Rwanda’s President Paul Kagame has sent heartfelt condolences to the families of the victims of Wednesday terrorist attack in France’s capital, Paris.
“ We express our own and our country condolences to the Nation and families of those who lost their lives in Paris on Wednesday,” Kagame said at a luncheon to celebrate the New Year 2015 with the diplomatic community in Rwanda.
Twelve people were shot dead and 11 injured when terrorists attacked the Charlie Hebdo, a French weekly satirical magazine known for provocative satire on Islam as well as other religions and political leaders.
Meanwhile on Thursday, a policewoman was also shot dead in Paris, an incident French police connects to the earlier attack.
Kagame told the diplomats that terrorists represent only themselves, and called for international efforts to fight them.
“To defeat terrorists, we must work to shatter the illusion that they speak for a larger group or community,” Kagame said.
“Diplomacy and international cooperation are essential to develop the trust and consensus necessary to tackle them together.”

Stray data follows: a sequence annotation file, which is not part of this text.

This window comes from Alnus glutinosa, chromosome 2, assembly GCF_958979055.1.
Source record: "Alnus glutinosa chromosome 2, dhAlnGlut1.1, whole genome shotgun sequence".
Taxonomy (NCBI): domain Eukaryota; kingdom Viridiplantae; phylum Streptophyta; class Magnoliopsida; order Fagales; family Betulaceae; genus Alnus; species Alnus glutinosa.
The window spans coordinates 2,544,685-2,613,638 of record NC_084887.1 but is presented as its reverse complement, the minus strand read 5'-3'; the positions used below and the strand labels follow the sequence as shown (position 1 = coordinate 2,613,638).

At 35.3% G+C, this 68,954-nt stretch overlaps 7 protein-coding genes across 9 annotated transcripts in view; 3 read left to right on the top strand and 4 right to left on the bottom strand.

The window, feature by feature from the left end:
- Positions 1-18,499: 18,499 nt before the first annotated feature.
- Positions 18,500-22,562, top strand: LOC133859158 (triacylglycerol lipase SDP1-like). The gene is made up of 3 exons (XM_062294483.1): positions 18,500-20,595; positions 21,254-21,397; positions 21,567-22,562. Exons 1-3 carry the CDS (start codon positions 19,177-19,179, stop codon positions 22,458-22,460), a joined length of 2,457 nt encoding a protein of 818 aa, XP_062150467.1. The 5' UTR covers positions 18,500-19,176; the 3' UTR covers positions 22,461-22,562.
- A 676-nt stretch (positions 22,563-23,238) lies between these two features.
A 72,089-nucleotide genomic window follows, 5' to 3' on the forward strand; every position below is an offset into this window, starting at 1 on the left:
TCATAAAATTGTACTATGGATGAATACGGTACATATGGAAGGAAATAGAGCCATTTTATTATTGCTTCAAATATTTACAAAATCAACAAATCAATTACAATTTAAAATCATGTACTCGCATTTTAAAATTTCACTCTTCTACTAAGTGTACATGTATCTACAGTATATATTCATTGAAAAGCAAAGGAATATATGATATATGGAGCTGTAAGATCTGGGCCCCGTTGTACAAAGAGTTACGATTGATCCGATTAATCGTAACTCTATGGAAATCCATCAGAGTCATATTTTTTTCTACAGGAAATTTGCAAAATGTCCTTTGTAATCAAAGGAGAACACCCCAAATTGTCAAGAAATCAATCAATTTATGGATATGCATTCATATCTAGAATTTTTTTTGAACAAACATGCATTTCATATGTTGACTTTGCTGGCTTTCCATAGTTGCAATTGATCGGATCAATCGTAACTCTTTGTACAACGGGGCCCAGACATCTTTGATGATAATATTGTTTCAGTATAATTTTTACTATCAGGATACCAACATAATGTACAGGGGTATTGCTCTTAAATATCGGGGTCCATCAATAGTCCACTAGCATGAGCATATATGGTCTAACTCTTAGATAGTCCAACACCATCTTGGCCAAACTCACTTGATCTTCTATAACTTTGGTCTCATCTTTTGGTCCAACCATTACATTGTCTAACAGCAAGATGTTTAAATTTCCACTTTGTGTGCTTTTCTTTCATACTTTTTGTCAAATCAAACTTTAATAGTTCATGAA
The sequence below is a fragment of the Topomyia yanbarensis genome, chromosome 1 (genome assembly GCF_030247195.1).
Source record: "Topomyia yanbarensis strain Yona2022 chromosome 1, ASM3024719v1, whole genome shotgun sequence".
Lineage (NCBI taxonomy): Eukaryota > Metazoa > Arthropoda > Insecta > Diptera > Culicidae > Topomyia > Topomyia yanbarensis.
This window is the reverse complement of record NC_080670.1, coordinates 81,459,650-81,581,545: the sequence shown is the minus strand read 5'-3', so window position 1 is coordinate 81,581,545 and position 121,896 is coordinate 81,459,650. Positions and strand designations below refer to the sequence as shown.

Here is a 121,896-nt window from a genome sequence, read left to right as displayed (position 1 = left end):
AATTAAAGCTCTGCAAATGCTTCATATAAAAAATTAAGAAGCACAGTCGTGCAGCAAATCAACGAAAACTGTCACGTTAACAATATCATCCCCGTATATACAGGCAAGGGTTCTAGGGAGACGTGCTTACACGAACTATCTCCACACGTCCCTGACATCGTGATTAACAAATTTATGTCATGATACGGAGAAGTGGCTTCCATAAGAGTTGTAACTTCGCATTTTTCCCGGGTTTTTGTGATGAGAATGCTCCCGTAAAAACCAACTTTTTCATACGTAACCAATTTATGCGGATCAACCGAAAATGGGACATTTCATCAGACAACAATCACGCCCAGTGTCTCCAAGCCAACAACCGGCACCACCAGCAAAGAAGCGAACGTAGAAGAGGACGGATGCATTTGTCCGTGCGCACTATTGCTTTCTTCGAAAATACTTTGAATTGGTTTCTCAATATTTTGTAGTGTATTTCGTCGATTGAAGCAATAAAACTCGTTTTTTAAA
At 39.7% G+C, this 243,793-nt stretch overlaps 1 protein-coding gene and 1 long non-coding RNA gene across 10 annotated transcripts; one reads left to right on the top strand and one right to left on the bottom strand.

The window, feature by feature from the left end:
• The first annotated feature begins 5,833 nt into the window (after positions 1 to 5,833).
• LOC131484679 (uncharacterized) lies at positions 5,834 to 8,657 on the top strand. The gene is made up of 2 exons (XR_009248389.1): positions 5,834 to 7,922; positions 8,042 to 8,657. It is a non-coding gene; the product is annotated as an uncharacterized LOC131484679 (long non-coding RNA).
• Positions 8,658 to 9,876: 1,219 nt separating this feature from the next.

French media reported that two of the alleged attackers, who are also brothers, have been identified as 32-year-old Said Kouachi and 34-year-old Cherif Kouachi.
Police say they are French-born sons of Algerian-born parents.
France and Rwanda have recently had sour relations, following President Kagame’s comments on France’s refusal to recognize the role it played in the 1994 Genocide against Tutsi.
But Kagame said, “Our efforts must stem from a recognition of our common humanity and values, which are shared equally across the world.”
Rwanda is known for a stark stand against terrorism and violence, sending over 4500 peacekeeping troops in conflict zones.
By Dan Ngabonziza.